We arranged our departure to spend a last Sunday night at the Duke of Kendal Pub, and fly home very early Monday morning. We have become friends with wonderful people there. Sunday morning we learned that Maureen, a vigorous Welsh woman, had just died, leaving her partner Maurice in hospice. Maureen always sat next to June at the piano, then Maurice until his stroke, then Rita and Joyce. Charlie and Les, as always, sat on the other side of the table. That weekend, Elaine and Stephen were visiting the new Picasso museum in Malaga, Belinda had a new job, and John was in Columbia to fetch home his new bride Cecelia. Graham said the best way to honor Maureen was to sing as she’d have wanted, and we did. Jane, Bob, Ken, and the regulars carried on, Catherine filled in for her mom, in My Old Man Said Follow the Van, and the evening’s music proceeded with gusto. Larry danced around the tables, broadly smiling beneath of poufs of white curls I sang my own farewell version of “My old man said follow the van” and Richard’s sweet tenor paraphrased “I’ll Take You Home Again, Eileen.” Les and Charlie sang their special songs, a high point every week, and I can hear them now as I write. They brought joy. Then Charlie called Mike and me to the piano, and with a little speech surprised us completely with a framed photo of the group, a big card signed by all, his own melodious piano CD’s, and a large plaster copy of the archway into the Royal Academy, with Athena and her owl at the keystone. We were gobsmacked, and very deeply moved. And chuffed, A word I like. At 10:30, when Sean rings out “Time!” and we stand, clasp hands, and sing “We’ll meet again, don’t know where, don’t know when, but I know we’ll meet again someday….” I nearly lost it. I am determined to get that group to Austin!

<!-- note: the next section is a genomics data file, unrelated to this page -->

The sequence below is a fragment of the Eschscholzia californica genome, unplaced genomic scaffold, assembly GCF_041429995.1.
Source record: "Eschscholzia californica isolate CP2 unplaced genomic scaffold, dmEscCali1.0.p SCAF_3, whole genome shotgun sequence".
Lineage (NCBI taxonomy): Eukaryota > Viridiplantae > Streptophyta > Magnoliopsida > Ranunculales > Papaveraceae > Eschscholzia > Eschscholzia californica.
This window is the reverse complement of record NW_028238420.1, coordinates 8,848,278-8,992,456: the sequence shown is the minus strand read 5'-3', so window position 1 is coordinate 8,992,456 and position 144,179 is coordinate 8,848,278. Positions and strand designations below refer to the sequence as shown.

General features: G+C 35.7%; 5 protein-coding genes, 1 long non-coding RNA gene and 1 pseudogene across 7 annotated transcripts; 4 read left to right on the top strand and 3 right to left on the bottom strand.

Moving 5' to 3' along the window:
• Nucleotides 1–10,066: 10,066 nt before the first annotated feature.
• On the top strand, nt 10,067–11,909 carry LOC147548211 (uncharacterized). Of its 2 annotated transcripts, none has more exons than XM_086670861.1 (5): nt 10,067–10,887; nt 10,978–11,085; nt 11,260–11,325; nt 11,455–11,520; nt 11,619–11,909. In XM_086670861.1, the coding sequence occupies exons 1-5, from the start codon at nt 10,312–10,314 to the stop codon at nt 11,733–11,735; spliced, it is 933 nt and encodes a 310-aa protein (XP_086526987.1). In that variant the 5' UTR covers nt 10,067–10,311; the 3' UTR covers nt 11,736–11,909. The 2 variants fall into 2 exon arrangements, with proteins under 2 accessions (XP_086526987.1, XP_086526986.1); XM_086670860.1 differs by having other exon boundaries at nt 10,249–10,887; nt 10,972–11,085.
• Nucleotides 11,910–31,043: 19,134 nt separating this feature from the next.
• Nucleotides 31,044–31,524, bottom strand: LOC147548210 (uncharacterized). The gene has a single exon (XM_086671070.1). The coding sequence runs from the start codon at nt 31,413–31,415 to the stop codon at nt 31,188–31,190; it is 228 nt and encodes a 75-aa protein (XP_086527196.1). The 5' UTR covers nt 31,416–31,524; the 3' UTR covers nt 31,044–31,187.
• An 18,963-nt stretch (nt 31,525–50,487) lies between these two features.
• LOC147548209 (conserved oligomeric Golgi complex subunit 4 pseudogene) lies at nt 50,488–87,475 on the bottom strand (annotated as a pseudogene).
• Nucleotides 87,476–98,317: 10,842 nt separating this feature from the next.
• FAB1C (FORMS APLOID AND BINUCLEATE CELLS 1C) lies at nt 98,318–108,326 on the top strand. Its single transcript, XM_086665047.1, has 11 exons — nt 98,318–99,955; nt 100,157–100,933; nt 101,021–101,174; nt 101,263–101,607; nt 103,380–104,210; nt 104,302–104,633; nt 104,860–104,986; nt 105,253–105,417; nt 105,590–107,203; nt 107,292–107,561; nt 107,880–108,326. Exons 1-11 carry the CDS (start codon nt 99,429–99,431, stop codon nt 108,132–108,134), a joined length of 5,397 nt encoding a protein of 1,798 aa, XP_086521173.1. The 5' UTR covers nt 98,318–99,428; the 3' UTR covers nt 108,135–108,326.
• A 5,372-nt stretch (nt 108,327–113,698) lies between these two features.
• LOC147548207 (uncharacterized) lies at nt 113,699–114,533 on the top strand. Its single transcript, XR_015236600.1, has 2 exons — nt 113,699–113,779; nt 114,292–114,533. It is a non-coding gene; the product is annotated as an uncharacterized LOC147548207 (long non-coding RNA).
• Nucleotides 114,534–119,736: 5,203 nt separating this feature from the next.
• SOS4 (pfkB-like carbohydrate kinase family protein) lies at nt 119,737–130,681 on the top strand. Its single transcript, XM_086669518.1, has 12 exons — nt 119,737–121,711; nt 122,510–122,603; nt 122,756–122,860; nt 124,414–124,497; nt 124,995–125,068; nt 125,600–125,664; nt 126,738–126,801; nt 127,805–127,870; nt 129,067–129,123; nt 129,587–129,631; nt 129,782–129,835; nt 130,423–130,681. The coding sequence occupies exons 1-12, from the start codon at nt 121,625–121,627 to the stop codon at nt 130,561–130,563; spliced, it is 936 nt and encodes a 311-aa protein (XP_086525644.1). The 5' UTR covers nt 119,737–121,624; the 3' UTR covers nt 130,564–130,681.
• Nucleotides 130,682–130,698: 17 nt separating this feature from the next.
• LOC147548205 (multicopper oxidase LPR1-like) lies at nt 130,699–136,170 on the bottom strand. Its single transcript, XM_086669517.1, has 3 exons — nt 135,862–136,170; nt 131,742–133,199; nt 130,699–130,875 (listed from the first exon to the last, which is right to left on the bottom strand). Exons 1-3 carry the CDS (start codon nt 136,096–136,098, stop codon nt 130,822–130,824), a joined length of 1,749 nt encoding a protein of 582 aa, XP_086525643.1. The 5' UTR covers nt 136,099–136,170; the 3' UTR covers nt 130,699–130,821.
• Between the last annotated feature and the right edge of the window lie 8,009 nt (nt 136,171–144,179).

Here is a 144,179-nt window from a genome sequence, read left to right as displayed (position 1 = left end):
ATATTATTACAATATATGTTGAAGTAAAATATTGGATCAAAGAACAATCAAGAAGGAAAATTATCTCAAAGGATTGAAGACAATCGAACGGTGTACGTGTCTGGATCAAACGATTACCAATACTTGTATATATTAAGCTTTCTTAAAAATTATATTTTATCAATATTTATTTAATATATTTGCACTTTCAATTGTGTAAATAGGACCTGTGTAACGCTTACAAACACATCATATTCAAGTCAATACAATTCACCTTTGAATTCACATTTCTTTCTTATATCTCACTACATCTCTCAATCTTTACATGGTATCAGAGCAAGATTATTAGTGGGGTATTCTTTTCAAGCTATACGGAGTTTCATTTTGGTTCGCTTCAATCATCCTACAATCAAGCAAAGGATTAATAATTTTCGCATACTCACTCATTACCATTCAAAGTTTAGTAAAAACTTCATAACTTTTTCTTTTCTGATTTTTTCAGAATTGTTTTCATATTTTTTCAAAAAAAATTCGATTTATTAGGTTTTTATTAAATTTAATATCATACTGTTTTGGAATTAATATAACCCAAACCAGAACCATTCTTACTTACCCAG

We leave our mews house with mixed feelings. I miss the London Times, the museums, British accents, horses clip clopping on our bricks, walking everywhere, the parks, the pubs, outdoor markets, serendipitous discoveries, and the constant buzz. We had the wettest year in two centuries, and the warmest summer in five. In Austin I enjoy having a car, having my groceries bagged, having a huge separate washer AND dryer big enough to hold a pony, lower prices, sunshine, gardens, and extra space. I hate bad TV interrupted constantly with ads, or news that substitutes lengthy weather for international news analysis! No wonder Americans don’t know geography. They see little that’s international. They know little science either: I read that fewer than a third, including President Bush, believe in evolution. I’d craved Texas weather, but we landed in fog so dense it seemed the plane’s wheels scraped the runway clean, like a cloud snowplow.
Our movers arrived in sleet, and then Austin had the first snow since 1985. But soon we had sunshine and the doors were open. I learned that I have at least two sales in the Hunt Gallery in San Antonio for paintings sent from London to show with friends from our Italy trip. Sadly, we learned of the death of a friend, Nancy Hahn. We stayed at a friend’s for 3 days, then wrestled enough furniture and bedding to sleep at home amid boxes and clutter.
Mike won’t work until April 1, so we slaved away each day until we fell into bed. We started the South Beach diet—no booze or fruit for the first 2 weeks, and few carbs ever— and didn’t cheat. An army of Mexican workers dug up the yard for a new sprinkler system and landscape lighting. Soon pictures were hung, but the computer issues were torture and we struggled for days. (Some British people think we never have anything that doesn’t work!) We hope you’ll come to visit us. Austin’s fun. My London Wonderland Tour has ended and normal life awaits! Thanks for reading four years of letters from London. Stay in touch!
The Avon River flows through Bath, where fashionable folks took the waters.